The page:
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Beyond Penn's Treaty

The Life of Thomas Eddy; Comprising an Extensive Correspondence

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of his integrity, his philanthropy, and excellent
talents, that it would decidedly be to thy interest and
advantage.

I intend to send this letter by the Juliana, Captain
Brown
, and shall deliver to his care a small box,
(marked Patrick Colquhoun, Esquire, London,) con-
taining twelve copies of the Account of New-York
State Prison, and an equal number of the last report.
A packet contains two, which thou wilt be so good
as to send to William M. Pitt, Esquire, whose obliging
letter and reports merit my warmest thanks.—To
the politeness of Jeremy Bentham, I feel much in-
debted, and request his acceptance of two copies of
the same book, the residue are intended for thyself,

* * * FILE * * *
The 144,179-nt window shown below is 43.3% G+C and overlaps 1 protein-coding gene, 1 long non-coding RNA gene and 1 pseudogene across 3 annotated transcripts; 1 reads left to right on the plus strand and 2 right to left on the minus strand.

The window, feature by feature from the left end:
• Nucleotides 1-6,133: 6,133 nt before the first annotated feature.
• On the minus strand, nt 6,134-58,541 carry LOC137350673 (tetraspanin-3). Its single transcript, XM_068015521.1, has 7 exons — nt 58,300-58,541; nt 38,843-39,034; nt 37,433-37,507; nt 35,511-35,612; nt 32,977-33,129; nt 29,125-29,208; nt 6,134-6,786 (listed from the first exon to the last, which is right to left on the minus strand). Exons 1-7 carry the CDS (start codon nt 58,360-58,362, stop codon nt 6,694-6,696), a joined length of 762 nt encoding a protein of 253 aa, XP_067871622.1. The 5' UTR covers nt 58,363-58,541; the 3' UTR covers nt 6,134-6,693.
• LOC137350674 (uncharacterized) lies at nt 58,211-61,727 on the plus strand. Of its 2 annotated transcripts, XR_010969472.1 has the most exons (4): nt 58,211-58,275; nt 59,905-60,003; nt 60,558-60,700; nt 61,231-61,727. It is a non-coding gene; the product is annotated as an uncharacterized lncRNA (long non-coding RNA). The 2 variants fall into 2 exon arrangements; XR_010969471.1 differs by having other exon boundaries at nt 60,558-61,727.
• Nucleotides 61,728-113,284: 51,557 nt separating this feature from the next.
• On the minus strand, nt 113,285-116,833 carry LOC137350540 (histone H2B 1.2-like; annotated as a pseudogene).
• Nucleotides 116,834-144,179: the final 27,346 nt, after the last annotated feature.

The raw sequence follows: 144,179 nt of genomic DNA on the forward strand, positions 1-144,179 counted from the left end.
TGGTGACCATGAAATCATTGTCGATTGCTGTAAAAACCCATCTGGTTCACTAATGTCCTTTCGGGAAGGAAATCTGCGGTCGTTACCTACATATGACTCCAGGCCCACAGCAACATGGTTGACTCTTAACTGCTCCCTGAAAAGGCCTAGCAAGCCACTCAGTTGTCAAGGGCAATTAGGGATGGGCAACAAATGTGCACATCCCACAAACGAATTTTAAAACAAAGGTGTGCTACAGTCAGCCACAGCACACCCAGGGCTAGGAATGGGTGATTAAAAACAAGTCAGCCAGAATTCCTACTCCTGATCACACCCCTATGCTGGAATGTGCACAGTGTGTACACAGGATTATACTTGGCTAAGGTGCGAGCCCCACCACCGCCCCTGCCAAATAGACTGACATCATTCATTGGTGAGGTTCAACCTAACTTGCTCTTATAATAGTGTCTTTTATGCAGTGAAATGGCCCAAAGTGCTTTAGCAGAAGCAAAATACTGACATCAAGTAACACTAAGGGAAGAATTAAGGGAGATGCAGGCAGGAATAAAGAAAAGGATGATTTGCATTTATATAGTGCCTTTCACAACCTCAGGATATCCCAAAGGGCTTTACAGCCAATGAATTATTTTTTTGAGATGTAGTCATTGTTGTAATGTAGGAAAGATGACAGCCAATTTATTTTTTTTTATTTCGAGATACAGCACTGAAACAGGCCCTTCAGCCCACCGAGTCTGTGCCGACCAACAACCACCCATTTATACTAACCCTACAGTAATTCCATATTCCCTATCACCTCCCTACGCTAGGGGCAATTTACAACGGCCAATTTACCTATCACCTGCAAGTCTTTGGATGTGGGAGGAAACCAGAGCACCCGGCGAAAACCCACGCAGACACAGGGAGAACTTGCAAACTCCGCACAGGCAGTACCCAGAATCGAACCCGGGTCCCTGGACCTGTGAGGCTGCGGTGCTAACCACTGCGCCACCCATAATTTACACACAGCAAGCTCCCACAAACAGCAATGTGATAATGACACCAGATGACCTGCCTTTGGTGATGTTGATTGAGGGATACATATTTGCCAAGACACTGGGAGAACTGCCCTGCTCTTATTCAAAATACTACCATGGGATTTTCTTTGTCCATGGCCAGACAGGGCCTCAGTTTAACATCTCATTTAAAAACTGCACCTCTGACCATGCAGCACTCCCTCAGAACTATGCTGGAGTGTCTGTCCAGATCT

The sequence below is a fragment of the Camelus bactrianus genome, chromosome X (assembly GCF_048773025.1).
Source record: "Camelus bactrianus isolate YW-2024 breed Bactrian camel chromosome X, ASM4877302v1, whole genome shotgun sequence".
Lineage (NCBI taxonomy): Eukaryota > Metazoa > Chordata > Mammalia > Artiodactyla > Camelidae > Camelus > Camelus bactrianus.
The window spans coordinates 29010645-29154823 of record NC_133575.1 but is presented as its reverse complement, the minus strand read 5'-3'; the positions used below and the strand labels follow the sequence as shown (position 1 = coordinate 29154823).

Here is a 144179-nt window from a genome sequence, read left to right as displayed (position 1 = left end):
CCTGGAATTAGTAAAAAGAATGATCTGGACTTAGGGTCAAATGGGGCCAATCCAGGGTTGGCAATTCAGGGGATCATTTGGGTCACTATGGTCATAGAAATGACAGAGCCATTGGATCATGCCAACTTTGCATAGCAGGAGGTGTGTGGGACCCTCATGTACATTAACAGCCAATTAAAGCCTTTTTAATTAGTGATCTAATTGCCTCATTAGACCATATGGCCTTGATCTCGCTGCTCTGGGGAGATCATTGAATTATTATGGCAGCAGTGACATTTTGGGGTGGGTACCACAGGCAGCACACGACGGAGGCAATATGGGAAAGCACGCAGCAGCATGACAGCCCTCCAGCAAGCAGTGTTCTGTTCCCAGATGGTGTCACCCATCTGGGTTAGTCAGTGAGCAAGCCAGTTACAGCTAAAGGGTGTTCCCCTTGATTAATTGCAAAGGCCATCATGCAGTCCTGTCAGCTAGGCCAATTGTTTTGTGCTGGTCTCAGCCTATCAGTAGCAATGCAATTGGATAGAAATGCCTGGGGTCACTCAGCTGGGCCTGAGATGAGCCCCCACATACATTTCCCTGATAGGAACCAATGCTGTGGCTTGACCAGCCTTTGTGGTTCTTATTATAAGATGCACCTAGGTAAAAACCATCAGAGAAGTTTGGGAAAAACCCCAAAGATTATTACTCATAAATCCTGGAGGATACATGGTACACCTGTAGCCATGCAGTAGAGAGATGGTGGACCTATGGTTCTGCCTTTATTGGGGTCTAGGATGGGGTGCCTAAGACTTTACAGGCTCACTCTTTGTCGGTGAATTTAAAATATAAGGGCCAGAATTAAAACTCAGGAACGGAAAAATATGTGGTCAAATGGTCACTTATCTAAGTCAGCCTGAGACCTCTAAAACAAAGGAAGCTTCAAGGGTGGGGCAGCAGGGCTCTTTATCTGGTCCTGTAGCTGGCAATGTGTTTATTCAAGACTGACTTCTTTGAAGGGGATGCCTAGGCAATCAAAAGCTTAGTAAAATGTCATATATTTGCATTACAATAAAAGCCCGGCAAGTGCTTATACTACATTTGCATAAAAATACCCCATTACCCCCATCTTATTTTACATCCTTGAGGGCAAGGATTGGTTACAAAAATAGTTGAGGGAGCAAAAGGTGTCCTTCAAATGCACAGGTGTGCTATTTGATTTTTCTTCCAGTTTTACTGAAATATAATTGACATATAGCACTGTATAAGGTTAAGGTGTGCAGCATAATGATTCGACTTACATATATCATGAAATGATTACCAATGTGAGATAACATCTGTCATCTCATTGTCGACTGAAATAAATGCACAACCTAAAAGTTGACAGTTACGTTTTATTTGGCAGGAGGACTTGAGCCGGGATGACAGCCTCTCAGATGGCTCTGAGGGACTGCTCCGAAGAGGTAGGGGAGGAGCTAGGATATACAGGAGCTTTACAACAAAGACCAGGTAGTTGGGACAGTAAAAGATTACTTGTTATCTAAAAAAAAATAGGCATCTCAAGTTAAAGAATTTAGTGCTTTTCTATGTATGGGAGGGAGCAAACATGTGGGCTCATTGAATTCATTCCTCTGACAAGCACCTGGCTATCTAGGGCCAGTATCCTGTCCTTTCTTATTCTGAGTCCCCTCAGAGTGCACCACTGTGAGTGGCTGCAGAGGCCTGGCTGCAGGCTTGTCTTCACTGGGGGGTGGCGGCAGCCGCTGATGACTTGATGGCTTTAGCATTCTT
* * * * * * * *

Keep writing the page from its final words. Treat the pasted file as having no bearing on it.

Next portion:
and other friends.

I have not yet time to read all the books which
thou sent me; but intend to do so very soon, and
shall write to William M. Pitt, and Jeremy Bentham.
This is intended as a letter of business; in my next
I shall speak to thee on the subjects mentioned in thy
most valuable interesting letters, received in answer
to mine, by Charles Wilkes.

Should an edition of the work, I have sent, be
printed in London, it would add much to its value, if
the last report (now sent) was printed with the ap-
pendix, as it contains results more flattering than
those of any former; some preliminary remarks, by
thyself, or Jeremy Bentham, would stamp a greater
value on the work, and give it a wider circulation.

I am, with very great regard and esteem,
Truly,
Thy assured friend, THOMAS EDDY. New York, 7th mo. 15th, 1803. ESTEEMED FRIEND,

I have the pleasure to acknowledge the receipt of
thy very acceptable and instructive letter, of 16th
February, and to request thee to accept my sincere